Gee, I can't imagine why. Do you think it might have had something to do with him asking her to kiss his penis? Just a thought.

The new guy, Alex, was this very loud and rather dense Russian fellow. But things seemed to be going okay as he prepared to shave my father. He stripped the old man completely, sat him on the toilet, and lathered my father up.

I thought it might actually work out, but my father kept shifting his body, and finally, he jumped up to his feet while Alex had the razor against his neck.

"What are you doing?" I shouted, concerned he might sever his jugular.

And then he was in my face, shouting how he had a bad back and couldn't sit anymore. My father's been yelling at us for a long time and I just couldn't take it anymore. I started yelling back, and we were in each other's faces.

"Fuck you!" I finally shouted and walked out of the bathroom.

My father follows me out of the bathroom--stark fucking naked, mind you--screaming and cursing, saying he's going to break my fucking jaw.

"Don't you dare," I shouted.

He actually tried to hit me, the scumbag, but I picked it off. Imagine fighting with your naked 85-year-old father--it's image I'll take to my grave and I'd gladly have a lobotomy to remove it from my brain entirely.

"I was trying to help you," I said.

"Some help," he replied, rolling his eyes.

I started screaming that he could get his favorite son--the one who never shows his face around the house, doesn't do shit to help us, but somehow remains Daddy's little darling.

"He's nuts," the old man says to Alex, who witnessed this nightmare.

"May God strike you dead!" I shrieked, like some raging Puritan.

Finally--finally--I took my own advice and left. I walked for a few blocks, thinking about how much I hated my life. I'll be 50 years old in May 2007 and I'm still under this bastard's thumb.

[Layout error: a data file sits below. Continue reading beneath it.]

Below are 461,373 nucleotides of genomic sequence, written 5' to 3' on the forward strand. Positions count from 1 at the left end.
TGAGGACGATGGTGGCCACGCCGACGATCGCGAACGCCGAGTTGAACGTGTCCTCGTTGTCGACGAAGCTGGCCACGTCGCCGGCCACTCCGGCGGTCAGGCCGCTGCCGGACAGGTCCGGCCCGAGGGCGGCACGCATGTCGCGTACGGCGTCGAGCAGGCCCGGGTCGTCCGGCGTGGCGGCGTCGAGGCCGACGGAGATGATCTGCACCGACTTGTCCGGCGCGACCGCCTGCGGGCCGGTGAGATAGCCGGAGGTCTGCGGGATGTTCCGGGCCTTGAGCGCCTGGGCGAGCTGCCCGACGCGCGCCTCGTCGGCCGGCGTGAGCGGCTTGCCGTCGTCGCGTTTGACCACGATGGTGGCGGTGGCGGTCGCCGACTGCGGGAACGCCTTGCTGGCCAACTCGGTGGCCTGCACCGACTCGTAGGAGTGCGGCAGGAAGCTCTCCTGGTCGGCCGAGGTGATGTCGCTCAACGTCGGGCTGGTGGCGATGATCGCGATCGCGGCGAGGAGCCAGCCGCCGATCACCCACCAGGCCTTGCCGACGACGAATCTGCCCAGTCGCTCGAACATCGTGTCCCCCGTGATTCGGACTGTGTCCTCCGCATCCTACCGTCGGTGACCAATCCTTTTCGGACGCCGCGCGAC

I was mortified that I had lost control in front of a total stranger, that the neighbors must have heard the brawl, including our white trash tenants who have a screaming match every day of the week.

When I calmed down, I called Mary, told her what happened, and asked to go take care of the son-of-a-bitch before I killed him. Then I went up, got cleaned up, and went into work.

It's been a day or more now and I'm barely speaking to him. I know arguing with someone suffering from dementia is pretty demented in its own right, but I couldn't stop myself.

Something has died inside of me. I don't care about my father anymore. I'll do what is required of me as one of his children, but, frankly, he could drop dead tomorrow and I wouldn't bat an eye. I guess I'm like George. I've had enough.

We're taking my father out for his birthday tomorrow and I really don't want to go, but he doesn't have many left so we should at least go through the ritual. But I'm not getting him a present, as I believe that fact that I refrained from the beating the shit out of him to be a very nice gift in its own right.

I'm tired of this guy. Mary says he belongs in a nursing home, even though she'd lose her job if he did. He shouldn't be around people, certainly not me or my sister. I'm going away next week for a vacation in the Berkshires and maybe I'll feel differently about my father when I get back, but I doubt it.

What time is it? It's time old dogs were dead--isn't he feeling sick?

2 comments:

DesertPeace said...

Your feelings are so understandable Rob... every man has his limits.. you have definitely reached yours.
In all fairness to you, the time has come to call a family meeting and decide to put Dad into a facility where he will get care 24/7. There is no other solution at this point.
Your family has to see the unfairness of most of this stress falling on you, it's just not right.
Rob, I pray that your family will support you in this and that you find a place where Dad can live out his time in some dignity.

Rob K said...

Thanks, Peace, I was just feeling so low and angry when I wrote this I must look like a real lowlife.

We are planning a meeting to see that our father is taken care of, and I feel better knowing I've got your prayers backing me up.

Take care.